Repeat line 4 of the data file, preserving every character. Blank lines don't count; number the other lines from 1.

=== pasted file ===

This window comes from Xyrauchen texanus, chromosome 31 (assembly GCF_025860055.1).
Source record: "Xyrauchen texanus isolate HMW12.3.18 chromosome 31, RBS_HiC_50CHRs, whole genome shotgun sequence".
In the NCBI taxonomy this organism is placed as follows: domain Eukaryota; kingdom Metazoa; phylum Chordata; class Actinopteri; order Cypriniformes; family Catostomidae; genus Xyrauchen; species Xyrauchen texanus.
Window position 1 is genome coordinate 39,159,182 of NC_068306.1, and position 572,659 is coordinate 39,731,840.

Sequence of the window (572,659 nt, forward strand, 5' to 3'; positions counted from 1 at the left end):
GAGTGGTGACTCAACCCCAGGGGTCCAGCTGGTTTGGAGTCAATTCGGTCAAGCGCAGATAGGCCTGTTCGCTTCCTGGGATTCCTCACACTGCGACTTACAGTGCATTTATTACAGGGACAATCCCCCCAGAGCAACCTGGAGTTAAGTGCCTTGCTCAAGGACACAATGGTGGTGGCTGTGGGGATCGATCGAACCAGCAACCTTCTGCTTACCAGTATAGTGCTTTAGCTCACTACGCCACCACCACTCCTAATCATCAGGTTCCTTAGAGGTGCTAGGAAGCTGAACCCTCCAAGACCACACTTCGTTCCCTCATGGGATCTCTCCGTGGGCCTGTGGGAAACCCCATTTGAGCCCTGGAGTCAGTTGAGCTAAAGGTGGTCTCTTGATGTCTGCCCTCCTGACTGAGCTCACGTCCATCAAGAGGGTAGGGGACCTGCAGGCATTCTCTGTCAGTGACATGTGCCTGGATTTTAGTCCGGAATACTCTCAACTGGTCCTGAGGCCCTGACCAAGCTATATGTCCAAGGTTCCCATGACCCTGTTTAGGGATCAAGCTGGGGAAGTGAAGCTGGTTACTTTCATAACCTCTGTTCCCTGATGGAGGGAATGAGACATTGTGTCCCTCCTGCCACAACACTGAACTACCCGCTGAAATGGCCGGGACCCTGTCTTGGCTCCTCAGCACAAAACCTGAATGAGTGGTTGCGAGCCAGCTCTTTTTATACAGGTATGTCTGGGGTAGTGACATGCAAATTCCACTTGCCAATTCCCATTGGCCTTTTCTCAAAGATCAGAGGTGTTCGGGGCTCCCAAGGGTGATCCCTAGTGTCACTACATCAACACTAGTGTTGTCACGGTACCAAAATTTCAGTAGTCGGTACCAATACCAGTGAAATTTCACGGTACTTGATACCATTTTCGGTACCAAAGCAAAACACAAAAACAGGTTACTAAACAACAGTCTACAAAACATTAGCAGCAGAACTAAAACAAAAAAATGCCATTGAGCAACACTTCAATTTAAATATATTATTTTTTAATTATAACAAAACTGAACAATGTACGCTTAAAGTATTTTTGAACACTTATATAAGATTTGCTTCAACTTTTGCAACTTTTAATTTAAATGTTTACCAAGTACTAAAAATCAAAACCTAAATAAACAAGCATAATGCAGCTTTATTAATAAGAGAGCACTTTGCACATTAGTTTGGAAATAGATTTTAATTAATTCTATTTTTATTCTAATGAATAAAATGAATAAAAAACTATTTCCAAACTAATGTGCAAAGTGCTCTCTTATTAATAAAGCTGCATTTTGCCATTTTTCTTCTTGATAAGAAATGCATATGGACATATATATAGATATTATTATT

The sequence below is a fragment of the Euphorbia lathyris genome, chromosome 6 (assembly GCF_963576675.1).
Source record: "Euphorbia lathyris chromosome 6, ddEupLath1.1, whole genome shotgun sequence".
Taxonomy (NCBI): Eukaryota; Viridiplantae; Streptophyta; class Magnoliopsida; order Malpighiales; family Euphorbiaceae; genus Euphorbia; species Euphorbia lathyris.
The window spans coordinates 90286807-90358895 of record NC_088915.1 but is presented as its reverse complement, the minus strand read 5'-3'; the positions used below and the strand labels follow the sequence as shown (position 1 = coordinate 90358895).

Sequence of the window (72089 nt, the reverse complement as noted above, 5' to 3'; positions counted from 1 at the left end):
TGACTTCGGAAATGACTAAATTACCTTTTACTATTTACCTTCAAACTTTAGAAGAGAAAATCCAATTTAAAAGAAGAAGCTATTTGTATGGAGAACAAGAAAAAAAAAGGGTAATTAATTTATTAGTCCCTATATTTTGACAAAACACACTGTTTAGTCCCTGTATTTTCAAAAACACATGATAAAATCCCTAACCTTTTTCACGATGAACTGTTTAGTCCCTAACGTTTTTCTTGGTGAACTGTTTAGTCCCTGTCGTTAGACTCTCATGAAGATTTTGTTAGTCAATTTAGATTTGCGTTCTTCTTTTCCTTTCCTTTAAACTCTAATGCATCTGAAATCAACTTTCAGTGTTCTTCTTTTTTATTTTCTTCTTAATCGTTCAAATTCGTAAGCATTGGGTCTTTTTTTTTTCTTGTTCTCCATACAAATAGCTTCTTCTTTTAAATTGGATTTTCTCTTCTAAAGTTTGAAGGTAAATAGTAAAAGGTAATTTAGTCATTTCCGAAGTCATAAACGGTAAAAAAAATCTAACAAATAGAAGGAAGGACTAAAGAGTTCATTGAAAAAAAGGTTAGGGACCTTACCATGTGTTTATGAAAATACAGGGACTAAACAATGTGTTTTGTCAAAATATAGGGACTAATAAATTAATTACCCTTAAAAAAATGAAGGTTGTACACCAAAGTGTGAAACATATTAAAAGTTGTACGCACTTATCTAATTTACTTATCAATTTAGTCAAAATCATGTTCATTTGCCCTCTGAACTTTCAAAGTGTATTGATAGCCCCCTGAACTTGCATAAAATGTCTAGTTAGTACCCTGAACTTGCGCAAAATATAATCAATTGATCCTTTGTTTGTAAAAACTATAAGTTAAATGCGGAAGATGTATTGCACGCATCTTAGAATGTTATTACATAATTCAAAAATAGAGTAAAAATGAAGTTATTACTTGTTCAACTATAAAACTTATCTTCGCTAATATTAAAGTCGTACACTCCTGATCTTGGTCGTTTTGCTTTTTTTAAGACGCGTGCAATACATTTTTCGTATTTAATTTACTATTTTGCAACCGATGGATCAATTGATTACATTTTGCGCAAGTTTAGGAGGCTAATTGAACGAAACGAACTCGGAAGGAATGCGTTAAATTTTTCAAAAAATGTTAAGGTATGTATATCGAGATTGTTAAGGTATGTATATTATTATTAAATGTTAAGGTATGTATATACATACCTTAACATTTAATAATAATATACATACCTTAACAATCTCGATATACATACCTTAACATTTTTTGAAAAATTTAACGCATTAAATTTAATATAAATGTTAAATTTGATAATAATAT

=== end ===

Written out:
Window position 1 is genome coordinate 39,159,182 of NC_068306.1, and position 572,659 is coordinate 39,731,840.